Endoscopy means “looking inside” and refers to looking inside the body for medical purposes. The instrument used for this procedure is called an endoscope. Endoscopy is a minimally invasive, diagnostic, medical procedure commonly used to evaluate the interior surfaces of an organ by inserting a small tube into the body. Through the endoscope, the observer is able to see lesions of organs and other internal medical conditions.
In veterinary medicine, endoscopy is commonly used as a diagnostic procedure, for tissue and organ biopsies, to remove foreign objects (particularly in the stomach) or get an inside view of a particular part of a pet’s body. Even though anesthesia is required to keep an animal still during the endoscopic procedure, the amount of anesthesia and recovery time is minimal. Endoscopy is often indicated when routine blood and urine tests, radiographs and ultrasound do not give the complete diagnostic picture.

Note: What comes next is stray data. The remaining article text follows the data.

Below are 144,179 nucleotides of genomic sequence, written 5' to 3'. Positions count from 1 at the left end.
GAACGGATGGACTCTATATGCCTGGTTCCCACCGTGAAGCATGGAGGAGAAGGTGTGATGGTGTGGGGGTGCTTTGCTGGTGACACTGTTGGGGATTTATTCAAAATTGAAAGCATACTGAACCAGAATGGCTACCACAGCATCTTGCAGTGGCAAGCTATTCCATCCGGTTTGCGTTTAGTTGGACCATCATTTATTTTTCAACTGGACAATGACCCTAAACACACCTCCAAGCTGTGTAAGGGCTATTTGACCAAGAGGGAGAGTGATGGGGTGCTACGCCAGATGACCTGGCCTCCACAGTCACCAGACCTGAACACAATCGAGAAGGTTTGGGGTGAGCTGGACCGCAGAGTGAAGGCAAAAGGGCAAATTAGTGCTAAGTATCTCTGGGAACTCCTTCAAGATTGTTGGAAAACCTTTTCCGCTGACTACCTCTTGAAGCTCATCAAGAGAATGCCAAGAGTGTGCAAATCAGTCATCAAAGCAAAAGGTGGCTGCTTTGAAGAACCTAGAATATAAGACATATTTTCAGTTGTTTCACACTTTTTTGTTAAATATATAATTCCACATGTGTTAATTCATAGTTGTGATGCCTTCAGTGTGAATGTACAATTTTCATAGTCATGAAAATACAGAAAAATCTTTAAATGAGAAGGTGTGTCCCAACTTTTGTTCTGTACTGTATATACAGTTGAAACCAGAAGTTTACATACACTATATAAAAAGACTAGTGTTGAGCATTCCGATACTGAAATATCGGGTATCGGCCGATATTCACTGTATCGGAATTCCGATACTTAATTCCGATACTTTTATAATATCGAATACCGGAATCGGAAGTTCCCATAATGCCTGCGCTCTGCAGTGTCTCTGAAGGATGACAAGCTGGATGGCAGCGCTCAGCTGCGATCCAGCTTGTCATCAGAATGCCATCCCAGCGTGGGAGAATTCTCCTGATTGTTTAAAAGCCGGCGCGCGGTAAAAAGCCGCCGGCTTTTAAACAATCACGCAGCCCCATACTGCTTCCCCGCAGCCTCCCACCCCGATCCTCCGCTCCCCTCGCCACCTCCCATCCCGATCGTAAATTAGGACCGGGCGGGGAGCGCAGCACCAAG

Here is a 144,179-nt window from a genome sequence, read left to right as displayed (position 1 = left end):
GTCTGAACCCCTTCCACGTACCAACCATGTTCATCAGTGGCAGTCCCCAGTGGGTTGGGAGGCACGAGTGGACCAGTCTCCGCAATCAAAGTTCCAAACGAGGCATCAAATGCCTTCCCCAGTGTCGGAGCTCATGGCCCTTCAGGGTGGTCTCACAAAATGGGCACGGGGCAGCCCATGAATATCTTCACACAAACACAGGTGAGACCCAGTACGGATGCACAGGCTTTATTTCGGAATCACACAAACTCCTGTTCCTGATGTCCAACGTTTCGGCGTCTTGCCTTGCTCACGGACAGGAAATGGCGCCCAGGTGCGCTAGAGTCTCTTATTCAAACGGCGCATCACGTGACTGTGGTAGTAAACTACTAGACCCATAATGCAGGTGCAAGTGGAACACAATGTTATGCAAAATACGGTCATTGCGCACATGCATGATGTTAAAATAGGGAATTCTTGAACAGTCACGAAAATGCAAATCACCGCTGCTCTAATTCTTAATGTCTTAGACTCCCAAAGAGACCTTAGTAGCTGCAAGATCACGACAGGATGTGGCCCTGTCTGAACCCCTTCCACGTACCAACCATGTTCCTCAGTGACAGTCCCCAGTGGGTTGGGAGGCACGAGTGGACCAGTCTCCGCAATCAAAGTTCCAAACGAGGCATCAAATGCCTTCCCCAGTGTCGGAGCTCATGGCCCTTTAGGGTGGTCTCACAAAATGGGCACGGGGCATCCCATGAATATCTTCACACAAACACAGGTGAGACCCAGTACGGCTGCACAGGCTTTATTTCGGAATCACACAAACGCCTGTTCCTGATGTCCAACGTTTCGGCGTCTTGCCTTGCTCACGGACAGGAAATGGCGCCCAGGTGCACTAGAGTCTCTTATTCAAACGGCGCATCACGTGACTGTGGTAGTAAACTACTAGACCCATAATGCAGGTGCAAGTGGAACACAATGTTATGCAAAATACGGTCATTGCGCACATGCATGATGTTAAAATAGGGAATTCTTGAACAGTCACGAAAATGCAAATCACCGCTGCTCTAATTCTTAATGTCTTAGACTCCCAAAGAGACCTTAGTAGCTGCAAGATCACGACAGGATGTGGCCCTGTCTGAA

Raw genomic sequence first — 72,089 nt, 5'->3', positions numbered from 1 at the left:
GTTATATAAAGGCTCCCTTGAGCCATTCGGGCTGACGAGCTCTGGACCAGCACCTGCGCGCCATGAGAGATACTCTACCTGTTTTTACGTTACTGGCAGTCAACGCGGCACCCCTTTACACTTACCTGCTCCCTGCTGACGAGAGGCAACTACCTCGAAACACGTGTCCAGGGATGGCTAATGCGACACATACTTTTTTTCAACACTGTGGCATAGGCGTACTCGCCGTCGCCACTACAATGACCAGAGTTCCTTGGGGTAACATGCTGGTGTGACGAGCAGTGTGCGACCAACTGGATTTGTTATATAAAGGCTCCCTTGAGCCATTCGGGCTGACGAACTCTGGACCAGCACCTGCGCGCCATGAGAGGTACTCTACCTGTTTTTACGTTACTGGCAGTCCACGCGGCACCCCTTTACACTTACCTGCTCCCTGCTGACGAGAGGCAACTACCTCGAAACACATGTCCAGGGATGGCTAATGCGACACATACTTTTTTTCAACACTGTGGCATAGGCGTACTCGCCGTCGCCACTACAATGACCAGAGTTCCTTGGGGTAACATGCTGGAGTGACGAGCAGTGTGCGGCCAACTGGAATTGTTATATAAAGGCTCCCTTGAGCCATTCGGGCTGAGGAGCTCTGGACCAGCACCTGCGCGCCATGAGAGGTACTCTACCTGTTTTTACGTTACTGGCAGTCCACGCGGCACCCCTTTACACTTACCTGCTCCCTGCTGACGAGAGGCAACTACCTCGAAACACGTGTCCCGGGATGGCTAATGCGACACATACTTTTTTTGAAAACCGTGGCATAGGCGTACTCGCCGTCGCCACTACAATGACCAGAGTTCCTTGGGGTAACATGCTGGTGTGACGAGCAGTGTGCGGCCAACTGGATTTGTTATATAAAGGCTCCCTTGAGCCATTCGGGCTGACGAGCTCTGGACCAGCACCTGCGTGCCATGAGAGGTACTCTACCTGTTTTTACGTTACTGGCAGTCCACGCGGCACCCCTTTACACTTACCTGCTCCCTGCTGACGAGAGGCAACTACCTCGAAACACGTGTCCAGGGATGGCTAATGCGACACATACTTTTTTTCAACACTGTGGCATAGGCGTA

The endoscope is composed of a long tube (flexible or rigid), a light source, camera and viewing eyepiece. In addition to the fiber optic light source, there are two channels within the tube. One channel is for passing forceps, snares or biopsy instruments, allowing for the removal of foreign objects, collection of biopsy samples and removal of small polyps or tumors. Air or water can be passed through the other channel for better viewing of the tissue or organ.
The benefits of endoscopy over exploratory surgery include no surgical incision, shortened anesthetic time, decreased inflammation, less physiologic stress and discomfort and an earlier return to normal function. The endoscope is used to help diagnose and treat a variety of gastrointestinal and respiratory disorders. At Hudson Highlands Veterinary Medical Group, we offer both flexible and rigid endoscopy which allow our veterinarians to examine the esophagus, stomach, small and large intestine, upper and lower respiratory tract and other organs in a non-invasive manner.